You could call tofu the staple protein source of many vegetarians and vegans, and of course the one protein source every one associates with this diet. But it is a much-maligned ingredient that not only packs 9g of protein per 120g, but can be a very versatile and delicious addition to so many dishes.
The key with tofu is how to use this bean curd in recipes, and to appreciate its ability to soak up other flavours in the dish. This makes it perfect for adding to stir fries, curries, stews, and so much more.
Ok, admittedly Tempeh is a variation of Tofu, but we’ve added it to the list because we consider it almost a completely different ingredient. By going through a natural culturing and fermentation process that binds the soybeans into a type of cake-like form, transforms both its taste and texture – making it firmer, with a stronger, nuttier flavour
One cup provides a whopping 30g of protein, basically as much as a single chicken breast! Like tofu it is also very versatile and can almost be used as a meat substitute, but is delicious on its own dipped in a little tamari with garlic, ginger, chilli and a touch of sesame oil.
Ubiquitous in Indian and Middle Eastern cooking, this member of the legume family is used prolifically throughout the world by vegans and non-vegans alike. Its economical, full of fibre, versatile, tasty, and contains an enormous 18g of protein per cup! If you’re eating a cup and a half of dahl or lentil Bolognese for lunch or dinner, why would you need a steak?
Although also part of the legume family, they are regarded as being a little different to lentils. Generally speaking, a cup provides between 13-15g of protein, and of course is a very well-known Vego food being a nutritious blend of carbohydrate and protein.
Beans are once again extremely economical, which probably explains why they are one of the most used ingredients around the world. They also contain high amounts of insoluble fibre - adding bulk to stools and helping to increase bowel regularity. For those who are new to eating beans on a regular basis, this increase in fibre can cause symptoms of excess wind and bloating. The key is to start incorporating them slowly, and in small amounts, where the bacteria in your gut can adjust and become more adept at digesting this increase in fibre!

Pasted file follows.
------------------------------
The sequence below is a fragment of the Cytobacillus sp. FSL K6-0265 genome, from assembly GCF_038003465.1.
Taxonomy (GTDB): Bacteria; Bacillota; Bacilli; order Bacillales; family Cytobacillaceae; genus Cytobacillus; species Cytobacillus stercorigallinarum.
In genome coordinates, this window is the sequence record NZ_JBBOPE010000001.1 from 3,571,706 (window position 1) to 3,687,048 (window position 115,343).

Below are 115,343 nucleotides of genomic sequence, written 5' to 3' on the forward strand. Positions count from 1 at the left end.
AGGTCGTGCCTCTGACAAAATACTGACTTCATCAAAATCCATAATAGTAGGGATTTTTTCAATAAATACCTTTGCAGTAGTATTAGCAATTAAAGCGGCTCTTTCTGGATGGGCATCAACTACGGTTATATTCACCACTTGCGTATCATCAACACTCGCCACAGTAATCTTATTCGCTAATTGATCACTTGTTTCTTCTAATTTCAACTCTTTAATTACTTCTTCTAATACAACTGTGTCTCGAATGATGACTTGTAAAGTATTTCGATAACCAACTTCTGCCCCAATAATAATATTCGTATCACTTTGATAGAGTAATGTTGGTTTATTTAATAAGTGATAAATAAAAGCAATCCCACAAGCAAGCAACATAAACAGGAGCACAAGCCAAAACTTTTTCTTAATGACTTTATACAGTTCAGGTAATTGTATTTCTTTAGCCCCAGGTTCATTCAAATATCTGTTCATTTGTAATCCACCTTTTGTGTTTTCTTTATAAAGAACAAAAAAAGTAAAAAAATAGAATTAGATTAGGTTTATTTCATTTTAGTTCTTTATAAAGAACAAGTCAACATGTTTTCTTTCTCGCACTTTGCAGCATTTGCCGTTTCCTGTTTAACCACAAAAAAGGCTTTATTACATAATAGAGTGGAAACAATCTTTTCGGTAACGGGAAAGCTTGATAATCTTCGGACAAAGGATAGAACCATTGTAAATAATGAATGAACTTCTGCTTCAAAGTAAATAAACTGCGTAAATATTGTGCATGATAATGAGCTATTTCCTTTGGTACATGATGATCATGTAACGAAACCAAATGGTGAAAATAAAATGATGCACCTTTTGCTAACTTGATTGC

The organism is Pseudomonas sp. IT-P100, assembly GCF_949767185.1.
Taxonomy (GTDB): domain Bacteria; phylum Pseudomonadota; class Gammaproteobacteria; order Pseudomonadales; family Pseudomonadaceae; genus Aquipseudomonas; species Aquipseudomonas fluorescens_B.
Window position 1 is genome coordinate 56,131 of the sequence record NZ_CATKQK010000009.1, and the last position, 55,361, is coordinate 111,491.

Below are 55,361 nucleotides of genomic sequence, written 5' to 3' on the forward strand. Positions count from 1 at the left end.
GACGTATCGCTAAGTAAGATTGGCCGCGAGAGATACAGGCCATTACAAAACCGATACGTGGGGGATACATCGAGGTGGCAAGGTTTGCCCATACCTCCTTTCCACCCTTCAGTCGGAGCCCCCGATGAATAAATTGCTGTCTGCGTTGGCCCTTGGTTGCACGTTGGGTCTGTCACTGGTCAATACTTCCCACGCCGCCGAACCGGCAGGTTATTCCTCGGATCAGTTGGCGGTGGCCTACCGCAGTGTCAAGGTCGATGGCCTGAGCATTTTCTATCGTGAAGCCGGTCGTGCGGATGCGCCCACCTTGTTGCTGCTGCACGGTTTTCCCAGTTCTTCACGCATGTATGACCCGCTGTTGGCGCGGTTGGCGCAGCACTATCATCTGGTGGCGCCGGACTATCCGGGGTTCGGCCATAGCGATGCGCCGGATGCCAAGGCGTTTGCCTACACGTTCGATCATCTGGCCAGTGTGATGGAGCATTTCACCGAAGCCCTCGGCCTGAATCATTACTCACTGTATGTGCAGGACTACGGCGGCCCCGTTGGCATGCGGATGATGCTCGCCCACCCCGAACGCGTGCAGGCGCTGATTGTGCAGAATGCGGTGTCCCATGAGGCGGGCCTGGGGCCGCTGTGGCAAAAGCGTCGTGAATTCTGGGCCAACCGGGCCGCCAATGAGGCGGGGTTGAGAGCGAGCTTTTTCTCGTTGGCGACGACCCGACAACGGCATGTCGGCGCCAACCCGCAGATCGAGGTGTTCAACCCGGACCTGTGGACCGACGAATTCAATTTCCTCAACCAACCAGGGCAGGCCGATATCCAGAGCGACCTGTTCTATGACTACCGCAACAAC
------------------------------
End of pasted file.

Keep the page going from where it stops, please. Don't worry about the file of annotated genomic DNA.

This blue-green algae is often touted as a super detox food and used as a popular dietary supplement among those looking to cleanse their systems, but it has actually been a source of nutrition for the native people of Central Africa and America for centuries.
Its well-known for its positive effects on many internal systems including the gut and liver, as well as having possible effects on blood pressure and cholesterol levels. But it is also a nutritious food supplement very high in protein, containing 4g per Tablespoon.
- Nutritional Yeast
Nutritional Yeast is a Vegan’s best friend, as this deactivated strain of Saccharomyces cerevisiae not only has a strong nutty flavour that makes an excellent cheese substitute, but contains around 5g of protein per tablespoon. So use it anywhere you might add Parmesan Cheese, or as a delicious seasoning to popcorn or hot chips!
As you can see, it is in no way more difficult to get adequate protein in your diet as a Vegan, in fact there are many incredibly varied and nutritious ways to reach your protein intake, and it's probably surprising to a lot of people that plant-based foods can actually contain such high amounts! Hopefully this encourages more of us to increase the amount of plant-based foods in our diets for all the health and environmental benefits this entails, whether Vegan, Vego, or Omnivore.
|Written by Lia Pellizzeri|
Lia is a qualified Naturopath who believes in the power of nature to heal many of today’s acute and chronic conditions. She’s not only passionate about living a healthy lifestyle, but about educating people on nutrition and the amazing benefits of herbs and supplements in addressing symptoms and their underlying issues.
Lia loves to cook, bake and read… when she isn’t busy telling people to enjoy their egg yolks and other healthy fats, she can most likely be found on the lounge with a latte and a tattered copy of Lord of the Rings.